Last month New York City Comptroller Scott M. Stringer, joined by CalPERS, CalSTRS and the New York State Common Retirement Fund among other institutional investors, announced a new, nationwide corporate governance initiative, the Boardroom Accountability Project, to give shareowners “a true voice in how corporate boards are elected at every U.S. company.” Although the Dodd Frank Act of 2010 affirmed the SEC’s authority to issue its proxy access rule, a lawsuit filed in 2010 in the Federal District Court for the District of Columbia successfully vacated the universal rule on procedural grounds. Despite the loss of universal proxy access, the SEC separately allowed “private ordering,” the ability to file individual shareowner resolutions requesting proxy access, to remain. “Systemic change requires higher impact, board-level engagement and shareowner access to the proxy to nominate directors is a prerequisite to that discussion. Stronger board oversight leads to better long term performance,” Stringer said.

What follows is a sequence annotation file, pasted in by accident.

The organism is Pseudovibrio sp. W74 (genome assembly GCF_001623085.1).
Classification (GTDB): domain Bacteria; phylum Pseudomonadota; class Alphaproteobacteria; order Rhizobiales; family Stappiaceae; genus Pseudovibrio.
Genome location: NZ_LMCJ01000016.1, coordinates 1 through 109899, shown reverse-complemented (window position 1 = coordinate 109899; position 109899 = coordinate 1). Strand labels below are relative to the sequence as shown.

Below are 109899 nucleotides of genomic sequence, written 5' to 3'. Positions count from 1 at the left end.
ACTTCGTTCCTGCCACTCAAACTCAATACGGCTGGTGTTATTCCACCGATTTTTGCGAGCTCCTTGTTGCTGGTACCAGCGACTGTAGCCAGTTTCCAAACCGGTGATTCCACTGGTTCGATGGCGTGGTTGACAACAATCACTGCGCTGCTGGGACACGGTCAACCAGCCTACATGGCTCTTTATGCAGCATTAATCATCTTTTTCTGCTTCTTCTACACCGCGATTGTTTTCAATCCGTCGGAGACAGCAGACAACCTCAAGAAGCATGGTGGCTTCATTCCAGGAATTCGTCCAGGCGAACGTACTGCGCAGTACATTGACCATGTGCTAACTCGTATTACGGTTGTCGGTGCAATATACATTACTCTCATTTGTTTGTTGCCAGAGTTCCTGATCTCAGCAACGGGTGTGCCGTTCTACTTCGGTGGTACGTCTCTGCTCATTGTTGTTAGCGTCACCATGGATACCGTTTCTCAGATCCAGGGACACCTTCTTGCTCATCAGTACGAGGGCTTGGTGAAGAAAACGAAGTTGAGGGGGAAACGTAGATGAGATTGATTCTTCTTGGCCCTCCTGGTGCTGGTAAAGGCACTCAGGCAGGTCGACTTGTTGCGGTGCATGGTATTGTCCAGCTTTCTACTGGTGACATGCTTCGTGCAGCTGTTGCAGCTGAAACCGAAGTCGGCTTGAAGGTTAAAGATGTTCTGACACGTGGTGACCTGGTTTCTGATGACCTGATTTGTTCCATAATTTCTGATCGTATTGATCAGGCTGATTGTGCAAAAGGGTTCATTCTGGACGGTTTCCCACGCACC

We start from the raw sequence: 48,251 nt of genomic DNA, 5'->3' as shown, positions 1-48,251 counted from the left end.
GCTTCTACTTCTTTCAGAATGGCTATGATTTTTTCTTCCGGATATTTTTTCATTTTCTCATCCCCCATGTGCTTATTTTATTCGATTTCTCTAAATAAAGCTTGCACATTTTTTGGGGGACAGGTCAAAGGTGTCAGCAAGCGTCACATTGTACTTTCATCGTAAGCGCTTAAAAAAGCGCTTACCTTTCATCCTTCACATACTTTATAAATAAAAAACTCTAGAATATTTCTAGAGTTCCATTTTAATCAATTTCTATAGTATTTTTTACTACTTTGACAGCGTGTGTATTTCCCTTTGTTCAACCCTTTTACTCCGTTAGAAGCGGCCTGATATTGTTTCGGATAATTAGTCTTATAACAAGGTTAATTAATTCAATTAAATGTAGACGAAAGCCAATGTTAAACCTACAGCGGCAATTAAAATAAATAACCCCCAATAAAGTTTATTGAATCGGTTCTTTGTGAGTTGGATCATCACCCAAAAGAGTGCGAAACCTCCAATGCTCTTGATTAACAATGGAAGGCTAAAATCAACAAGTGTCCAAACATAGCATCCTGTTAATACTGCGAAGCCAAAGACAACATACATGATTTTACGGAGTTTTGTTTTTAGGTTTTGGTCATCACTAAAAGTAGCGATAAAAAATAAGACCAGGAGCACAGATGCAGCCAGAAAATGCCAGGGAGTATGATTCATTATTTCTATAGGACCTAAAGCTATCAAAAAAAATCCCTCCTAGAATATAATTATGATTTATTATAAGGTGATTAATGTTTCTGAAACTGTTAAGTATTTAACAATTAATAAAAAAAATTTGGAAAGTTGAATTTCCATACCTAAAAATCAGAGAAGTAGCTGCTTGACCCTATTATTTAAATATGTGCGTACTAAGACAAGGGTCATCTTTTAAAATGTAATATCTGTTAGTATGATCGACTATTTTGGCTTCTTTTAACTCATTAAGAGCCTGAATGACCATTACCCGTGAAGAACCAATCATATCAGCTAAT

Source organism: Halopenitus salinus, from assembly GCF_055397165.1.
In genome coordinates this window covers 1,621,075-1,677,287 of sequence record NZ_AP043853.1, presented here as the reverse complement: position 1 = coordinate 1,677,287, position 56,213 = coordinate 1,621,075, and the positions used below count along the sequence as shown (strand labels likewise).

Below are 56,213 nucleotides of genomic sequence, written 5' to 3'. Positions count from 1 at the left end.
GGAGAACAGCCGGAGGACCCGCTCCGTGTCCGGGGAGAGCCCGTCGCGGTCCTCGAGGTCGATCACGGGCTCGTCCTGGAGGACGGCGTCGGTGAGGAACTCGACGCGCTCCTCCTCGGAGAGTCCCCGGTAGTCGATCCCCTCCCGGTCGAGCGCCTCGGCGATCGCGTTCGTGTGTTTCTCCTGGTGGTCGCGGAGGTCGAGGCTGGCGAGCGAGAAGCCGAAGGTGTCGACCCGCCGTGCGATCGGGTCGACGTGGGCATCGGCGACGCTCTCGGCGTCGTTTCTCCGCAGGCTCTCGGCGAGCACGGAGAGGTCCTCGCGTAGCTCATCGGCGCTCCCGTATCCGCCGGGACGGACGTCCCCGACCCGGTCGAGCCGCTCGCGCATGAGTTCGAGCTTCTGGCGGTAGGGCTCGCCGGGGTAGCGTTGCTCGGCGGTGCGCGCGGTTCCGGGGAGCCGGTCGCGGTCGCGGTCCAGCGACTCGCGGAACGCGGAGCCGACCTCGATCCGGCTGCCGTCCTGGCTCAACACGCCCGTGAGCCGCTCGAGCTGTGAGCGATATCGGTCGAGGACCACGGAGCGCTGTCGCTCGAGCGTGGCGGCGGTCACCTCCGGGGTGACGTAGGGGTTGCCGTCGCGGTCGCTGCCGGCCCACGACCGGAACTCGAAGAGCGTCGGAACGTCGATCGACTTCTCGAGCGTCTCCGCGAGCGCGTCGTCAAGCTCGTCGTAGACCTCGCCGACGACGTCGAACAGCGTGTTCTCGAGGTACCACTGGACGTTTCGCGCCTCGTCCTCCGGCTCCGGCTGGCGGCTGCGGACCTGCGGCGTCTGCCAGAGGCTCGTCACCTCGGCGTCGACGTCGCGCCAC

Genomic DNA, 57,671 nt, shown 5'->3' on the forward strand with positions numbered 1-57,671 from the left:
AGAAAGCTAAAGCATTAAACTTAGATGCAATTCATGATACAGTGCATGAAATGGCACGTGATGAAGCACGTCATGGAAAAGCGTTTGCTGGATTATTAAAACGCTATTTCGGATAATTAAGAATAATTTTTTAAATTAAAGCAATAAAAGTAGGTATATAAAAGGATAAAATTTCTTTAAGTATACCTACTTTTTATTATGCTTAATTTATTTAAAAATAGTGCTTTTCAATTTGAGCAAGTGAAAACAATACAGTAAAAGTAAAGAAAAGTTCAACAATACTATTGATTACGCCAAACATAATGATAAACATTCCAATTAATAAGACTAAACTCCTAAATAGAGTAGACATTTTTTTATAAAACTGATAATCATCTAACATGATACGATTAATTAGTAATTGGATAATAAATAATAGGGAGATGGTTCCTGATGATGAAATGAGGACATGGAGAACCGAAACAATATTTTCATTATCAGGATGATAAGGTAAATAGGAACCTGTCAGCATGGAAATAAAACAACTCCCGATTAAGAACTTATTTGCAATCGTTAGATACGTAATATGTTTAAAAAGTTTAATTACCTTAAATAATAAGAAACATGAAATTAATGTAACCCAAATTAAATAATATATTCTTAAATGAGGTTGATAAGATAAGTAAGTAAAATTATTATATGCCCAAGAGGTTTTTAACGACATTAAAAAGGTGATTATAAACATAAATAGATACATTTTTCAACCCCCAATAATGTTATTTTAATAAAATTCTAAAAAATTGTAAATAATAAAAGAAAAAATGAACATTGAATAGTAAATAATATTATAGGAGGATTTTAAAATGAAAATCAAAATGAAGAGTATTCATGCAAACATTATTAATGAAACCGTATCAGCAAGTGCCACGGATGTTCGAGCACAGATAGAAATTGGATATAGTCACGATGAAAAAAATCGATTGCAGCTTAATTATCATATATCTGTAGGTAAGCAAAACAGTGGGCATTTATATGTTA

December 1, 2014